Watering New Shrubs

Water new shrubs once a week the first summer with 5 to l0 gallons of water for each depending on the size of the bush. Take care to get the water under any mulch, which absorbs a great deal of moisture and robs the soil below. Pour water right down the stems so it goes into the root ball, and does not run off on the ground. During very hot sunny days, spray the tops and water lightly in addition to the weekly deep watering. Do not fertilize the first year, except possibly for half strength liquid fertilizer at planting time, or plant rooting hormone additives one can use. Fertilize normally the second year in the spring.
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Shoveling Safety

Before you go out to shovel the snow from your driveway and walks, take a few moments to prepare yourself for what is often a good workout. Do few stretches, drink plenty of water and dress in layers. Boots with good traction are a must, as are gloves that allow you to firmly grasp the shovel's handle. Never try to lift more than you can carry and avoid smoking as it reduces oxygen needed for such strenous work.
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House Plant Insects

nsects can live in house plant soil. The most common of these is the fungus gnat. The adult lays eggs that produce small white maggots. The maggots eat fungi growing on the organic matter in the soil but they can feed on the roots. The insect is most likely to be a problem when the soil is kept too moist. The maggots can be seen wriggling on the soil surface when the plant is watered. A malathion drench will control the insects but the pesticide may be more harmful to the plant than the insects.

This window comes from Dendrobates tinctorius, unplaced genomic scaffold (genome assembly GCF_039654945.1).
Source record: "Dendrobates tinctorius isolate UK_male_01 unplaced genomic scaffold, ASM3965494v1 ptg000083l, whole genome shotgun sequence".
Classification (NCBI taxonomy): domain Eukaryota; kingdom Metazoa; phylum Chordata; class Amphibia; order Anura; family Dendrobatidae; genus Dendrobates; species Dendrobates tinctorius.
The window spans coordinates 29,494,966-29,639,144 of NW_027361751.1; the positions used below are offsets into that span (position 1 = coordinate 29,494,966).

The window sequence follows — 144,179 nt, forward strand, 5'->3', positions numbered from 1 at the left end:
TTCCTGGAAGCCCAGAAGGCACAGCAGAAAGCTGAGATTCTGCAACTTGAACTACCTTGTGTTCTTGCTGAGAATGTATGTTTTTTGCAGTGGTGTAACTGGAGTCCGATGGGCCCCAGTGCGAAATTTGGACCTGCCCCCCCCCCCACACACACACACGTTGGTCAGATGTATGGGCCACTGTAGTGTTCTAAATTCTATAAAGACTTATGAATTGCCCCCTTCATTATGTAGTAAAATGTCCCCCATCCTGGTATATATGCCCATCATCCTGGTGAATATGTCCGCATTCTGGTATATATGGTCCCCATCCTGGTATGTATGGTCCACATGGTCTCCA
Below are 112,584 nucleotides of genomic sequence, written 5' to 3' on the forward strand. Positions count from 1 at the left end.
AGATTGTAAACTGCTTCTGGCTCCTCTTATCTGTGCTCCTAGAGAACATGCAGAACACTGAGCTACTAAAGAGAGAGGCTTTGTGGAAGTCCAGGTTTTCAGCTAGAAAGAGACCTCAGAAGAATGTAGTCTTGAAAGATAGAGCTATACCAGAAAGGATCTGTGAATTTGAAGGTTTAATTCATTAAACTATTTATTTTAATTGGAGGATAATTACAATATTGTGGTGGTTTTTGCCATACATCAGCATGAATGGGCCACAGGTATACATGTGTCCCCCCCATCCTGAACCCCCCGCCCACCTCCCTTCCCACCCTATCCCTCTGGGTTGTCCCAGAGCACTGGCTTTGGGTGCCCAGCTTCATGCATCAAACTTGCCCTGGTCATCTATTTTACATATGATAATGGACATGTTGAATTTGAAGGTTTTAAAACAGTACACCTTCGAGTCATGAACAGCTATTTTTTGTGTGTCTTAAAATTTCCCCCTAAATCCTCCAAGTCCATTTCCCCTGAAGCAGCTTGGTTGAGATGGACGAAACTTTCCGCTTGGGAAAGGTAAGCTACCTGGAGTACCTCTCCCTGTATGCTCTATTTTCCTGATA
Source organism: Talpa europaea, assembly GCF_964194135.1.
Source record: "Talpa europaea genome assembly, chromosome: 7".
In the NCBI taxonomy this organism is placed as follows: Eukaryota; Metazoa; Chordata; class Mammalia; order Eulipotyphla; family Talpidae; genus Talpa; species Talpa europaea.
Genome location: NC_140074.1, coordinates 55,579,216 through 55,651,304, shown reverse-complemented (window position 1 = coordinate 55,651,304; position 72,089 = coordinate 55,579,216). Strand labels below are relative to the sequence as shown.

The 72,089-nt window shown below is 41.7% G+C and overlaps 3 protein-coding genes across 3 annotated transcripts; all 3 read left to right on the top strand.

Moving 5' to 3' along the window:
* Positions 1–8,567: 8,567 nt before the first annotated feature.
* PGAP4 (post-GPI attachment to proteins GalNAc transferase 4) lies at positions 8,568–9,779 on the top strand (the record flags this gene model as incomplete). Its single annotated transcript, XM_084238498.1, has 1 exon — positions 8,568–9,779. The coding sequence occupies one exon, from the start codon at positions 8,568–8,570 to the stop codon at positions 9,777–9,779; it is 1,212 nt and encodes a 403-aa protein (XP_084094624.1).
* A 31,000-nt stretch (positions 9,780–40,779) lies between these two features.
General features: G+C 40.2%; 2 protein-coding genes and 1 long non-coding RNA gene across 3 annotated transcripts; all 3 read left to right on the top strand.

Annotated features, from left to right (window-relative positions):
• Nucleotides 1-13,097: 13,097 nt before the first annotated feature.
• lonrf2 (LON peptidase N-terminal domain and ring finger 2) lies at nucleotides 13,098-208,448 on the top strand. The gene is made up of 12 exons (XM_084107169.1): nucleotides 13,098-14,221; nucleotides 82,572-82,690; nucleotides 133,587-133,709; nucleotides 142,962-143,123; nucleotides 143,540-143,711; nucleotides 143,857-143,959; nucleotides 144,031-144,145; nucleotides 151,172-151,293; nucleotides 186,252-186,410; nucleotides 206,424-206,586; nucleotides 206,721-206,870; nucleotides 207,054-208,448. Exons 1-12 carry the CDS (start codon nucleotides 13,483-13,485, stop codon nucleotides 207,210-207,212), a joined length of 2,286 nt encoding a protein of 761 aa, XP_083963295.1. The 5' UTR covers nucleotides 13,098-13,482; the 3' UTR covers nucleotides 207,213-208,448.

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Fertilizer Rules

The general rule of thumb is to fertilize cool season turf grasses, e.g., bluegrass, fescue or ryegrass in the fall months and warm season grasses, e.g., bermuda, zoysia and St Augustine in the summer months. Combination products of fertilizer with pesticides can provide excellent results. However, care must be taken to use the right product for the intended situation and to follow the directions on the label. With fertilizer, more is never better.
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First Cut

The first cut in the spring and the last cut in the fall should be low. In the spring this removes any winter fungus and in the fall prevents fungus from getting established during the winter.
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Windbreak Uses

Place rows of trees or shrubs to avoid soil loss from wind and also to create a habitat and shelter for wildlife. Windbreaks can minimize the wind around your home and serve as a sight and sound barrier.
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